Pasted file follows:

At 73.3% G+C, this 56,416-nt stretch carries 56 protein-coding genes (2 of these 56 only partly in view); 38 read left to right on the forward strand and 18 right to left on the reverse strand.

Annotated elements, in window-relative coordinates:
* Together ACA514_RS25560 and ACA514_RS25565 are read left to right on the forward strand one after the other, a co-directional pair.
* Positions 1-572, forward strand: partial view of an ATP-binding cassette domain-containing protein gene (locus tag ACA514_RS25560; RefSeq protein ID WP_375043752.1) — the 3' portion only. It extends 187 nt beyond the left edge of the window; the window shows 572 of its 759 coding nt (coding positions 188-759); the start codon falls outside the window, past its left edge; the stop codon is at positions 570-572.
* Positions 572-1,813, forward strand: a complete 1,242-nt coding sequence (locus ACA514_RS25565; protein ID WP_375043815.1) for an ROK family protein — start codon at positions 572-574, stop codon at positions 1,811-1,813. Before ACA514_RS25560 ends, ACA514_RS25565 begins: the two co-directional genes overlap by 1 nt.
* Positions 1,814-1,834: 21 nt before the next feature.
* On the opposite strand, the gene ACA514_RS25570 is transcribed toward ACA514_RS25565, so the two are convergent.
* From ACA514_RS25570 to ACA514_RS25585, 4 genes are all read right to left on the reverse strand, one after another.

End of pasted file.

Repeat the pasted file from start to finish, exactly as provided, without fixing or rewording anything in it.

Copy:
At 73.3% G+C, this 56,416-nt stretch carries 56 protein-coding genes (2 of these 56 only partly in view); 38 read left to right on the forward strand and 18 right to left on the reverse strand.

Annotated elements, in window-relative coordinates:
* Together ACA514_RS25560 and ACA514_RS25565 are read left to right on the forward strand one after the other, a co-directional pair.
* Positions 1-572, forward strand: partial view of an ATP-binding cassette domain-containing protein gene (locus tag ACA514_RS25560; RefSeq protein ID WP_375043752.1) — the 3' portion only. It extends 187 nt beyond the left edge of the window; the window shows 572 of its 759 coding nt (coding positions 188-759); the start codon falls outside the window, past its left edge; the stop codon is at positions 570-572.
* Positions 572-1,813, forward strand: a complete 1,242-nt coding sequence (locus ACA514_RS25565; protein ID WP_375043815.1) for an ROK family protein — start codon at positions 572-574, stop codon at positions 1,811-1,813. Before ACA514_RS25560 ends, ACA514_RS25565 begins: the two co-directional genes overlap by 1 nt.
* Positions 1,814-1,834: 21 nt before the next feature.
* On the opposite strand, the gene ACA514_RS25570 is transcribed toward ACA514_RS25565, so the two are convergent.
* From ACA514_RS25570 to ACA514_RS25585, 4 genes are all read right to left on the reverse strand, one after another.